“At number ten, I’m going with Ashley Giles,” he said. “A great guy, who made me very welcome when I first came into the side and then made the transition to coaching and learned quickly and went from strength to strength.

“Ash was an outstanding cricketer and his careers stats for England reflects that. He played hard but it was always good fun and good banter and it’s great to see he’s in charge of England now and doing a great job.

“At 11, it’s Jeets: the best overseas player that has ever played anywhere for any cricket team in the whole world. To play 95 per cent of the games for one club for ten years as an overseas professional is just phenomenal. It’s up there with taking 600 Test wickets as a seam bowler.

“He had everything, his skills and day-to-day energy and passion and enthusiasm for the club and helping the youngsters and being a real true Bear. “

So that’s a formidable bowling attack in Carts’ team. So who’s going to score the runs?

“I’ll open with Nick Knight and Mark Wagh,” he said. “I first met Knighty in South Africa when he joined up with Warwickshire after an England tour and it was clear what a top-class batter he was in all formats. He went on to captain the Bears to the championship title and I had a few really enjoyable moments batting with him in the middle in one-day cricket.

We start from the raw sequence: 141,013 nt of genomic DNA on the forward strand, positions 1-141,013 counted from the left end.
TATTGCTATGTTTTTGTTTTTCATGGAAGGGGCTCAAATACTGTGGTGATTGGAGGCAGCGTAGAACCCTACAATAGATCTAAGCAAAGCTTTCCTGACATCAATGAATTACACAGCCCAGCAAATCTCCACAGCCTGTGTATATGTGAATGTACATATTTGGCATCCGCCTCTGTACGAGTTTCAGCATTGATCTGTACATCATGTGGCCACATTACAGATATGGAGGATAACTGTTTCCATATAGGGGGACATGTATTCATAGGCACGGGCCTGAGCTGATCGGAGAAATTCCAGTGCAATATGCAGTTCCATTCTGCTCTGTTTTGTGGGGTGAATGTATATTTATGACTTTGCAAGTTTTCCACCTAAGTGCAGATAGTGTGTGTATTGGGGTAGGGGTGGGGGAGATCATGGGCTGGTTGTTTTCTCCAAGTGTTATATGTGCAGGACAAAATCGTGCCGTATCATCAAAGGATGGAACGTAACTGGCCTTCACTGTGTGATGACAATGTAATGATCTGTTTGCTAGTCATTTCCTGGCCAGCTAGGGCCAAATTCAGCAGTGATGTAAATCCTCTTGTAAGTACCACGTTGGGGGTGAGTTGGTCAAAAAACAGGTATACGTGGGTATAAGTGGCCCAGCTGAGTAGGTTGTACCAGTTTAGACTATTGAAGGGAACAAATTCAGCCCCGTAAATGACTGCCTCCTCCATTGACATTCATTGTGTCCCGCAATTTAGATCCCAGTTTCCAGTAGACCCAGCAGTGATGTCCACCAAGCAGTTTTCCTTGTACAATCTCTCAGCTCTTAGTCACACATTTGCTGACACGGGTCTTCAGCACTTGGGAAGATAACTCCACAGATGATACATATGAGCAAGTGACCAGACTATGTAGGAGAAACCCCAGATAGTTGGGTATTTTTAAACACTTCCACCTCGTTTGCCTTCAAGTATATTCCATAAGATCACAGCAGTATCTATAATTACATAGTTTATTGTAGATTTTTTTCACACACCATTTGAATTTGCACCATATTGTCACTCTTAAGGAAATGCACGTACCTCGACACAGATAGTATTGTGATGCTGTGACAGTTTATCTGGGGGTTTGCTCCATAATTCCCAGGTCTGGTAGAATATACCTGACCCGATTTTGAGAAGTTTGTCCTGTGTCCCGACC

“With him I’ll have Mark Wagh. When I joined Warwickshire, I bowled to him in practice and saw him play and just thought this guy has immense talent. On his day, he was one of the most elegant batters to watch. I always enjoyed watching from the other end because he batted in such a relaxed manner.

“At three and four, of course, it’s Trotty and Belly…what more can be said about them? You are not going to find two better top order batters. They were serious players for Warwickshire and England and were always keen to come back and play for their club. They carried on for a long time after their England careers.

Neil Carter

“They were proper players. You knew that if you bowled a good line and length, they treated you with respect and that’s what I always tried to do when I bowled at them in the nets. If you bowled a bad ball they would hit it, but if you bowled well, they respected that. It was always good to practice against them because if they played a defensive shot, you knew you had bowled a good ball.

“They had so much time on the ball, it as a joy to watch them.

“At five, I’ll go for my keeper Kumar Sangakkara. He was different class and some of the knocks he played on difficult pitches were brilliant. I had one or two good partnerships with him. It was good fun out there and he started calling me ‘Sanath’ after Sanath Jayasuriya because he thought I batted like him! In a couple of games I outscored him and he said to me ‘I’ll just sit here, mate, and you carry on.'”

Neil Carter’s My Bears XI is one phenomenal team – and the twelfth man is one phenomenal fielder…

“My twelfth man is Trevor Penney,” he said. “One of the best blokes around to add to the rest. A twelfth man might have to go out and do some fielding and Trevor was one of the best ever. He was serious player who almost made it into my XI. Always positive, always such good energy and prepared to help out the youngsters. Just a top bloke all round.”